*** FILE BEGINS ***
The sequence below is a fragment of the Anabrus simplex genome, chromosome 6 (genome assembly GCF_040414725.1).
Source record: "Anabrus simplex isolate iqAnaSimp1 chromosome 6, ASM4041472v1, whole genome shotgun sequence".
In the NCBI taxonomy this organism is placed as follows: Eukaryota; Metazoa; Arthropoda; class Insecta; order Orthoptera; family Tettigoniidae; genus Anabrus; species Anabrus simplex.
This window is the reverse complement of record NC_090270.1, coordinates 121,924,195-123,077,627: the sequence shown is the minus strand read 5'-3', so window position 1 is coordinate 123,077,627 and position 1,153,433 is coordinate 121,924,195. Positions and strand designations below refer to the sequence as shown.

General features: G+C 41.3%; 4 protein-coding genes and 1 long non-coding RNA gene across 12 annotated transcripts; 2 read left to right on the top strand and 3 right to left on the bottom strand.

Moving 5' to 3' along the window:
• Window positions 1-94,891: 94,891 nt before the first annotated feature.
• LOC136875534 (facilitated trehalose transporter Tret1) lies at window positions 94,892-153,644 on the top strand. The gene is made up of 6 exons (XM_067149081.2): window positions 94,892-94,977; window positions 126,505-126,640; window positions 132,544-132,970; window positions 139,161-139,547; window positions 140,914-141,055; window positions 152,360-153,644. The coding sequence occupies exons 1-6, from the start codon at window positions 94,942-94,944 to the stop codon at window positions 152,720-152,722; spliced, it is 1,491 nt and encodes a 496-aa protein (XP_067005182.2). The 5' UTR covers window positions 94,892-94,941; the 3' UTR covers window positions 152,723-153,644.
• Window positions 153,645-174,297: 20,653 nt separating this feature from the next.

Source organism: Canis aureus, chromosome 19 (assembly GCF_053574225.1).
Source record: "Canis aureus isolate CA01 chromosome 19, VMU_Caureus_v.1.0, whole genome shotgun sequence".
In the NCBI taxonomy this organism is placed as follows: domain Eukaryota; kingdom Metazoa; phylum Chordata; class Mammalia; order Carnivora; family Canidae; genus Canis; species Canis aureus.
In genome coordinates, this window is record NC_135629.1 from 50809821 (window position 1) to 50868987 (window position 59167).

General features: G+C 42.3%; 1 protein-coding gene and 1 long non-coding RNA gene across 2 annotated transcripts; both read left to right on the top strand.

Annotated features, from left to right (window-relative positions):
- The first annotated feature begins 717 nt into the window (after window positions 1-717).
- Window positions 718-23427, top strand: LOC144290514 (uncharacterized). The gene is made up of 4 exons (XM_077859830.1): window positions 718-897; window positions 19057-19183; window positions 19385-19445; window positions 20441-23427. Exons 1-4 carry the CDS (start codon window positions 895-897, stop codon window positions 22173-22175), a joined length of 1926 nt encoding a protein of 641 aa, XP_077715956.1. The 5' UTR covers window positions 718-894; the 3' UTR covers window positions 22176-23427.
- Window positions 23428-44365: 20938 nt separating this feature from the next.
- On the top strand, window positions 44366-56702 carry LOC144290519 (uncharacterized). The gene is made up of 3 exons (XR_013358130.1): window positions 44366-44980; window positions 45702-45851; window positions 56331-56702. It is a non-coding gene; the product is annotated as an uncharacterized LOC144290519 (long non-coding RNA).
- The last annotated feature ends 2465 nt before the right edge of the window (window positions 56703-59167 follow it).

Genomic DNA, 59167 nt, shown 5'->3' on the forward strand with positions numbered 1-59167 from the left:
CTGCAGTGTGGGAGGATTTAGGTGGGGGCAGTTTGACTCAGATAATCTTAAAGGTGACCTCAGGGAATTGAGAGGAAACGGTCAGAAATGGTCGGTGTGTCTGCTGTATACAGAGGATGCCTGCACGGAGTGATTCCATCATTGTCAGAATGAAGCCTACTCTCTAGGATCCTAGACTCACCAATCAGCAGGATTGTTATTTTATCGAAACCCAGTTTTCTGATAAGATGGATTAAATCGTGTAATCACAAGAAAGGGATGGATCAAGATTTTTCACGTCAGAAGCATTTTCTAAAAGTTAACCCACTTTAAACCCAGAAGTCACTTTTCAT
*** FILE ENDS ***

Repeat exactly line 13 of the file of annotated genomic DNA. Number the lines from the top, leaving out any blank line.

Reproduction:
In genome coordinates, this window is record NC_135629.1 from 50809821 (window position 1) to 50868987 (window position 59167).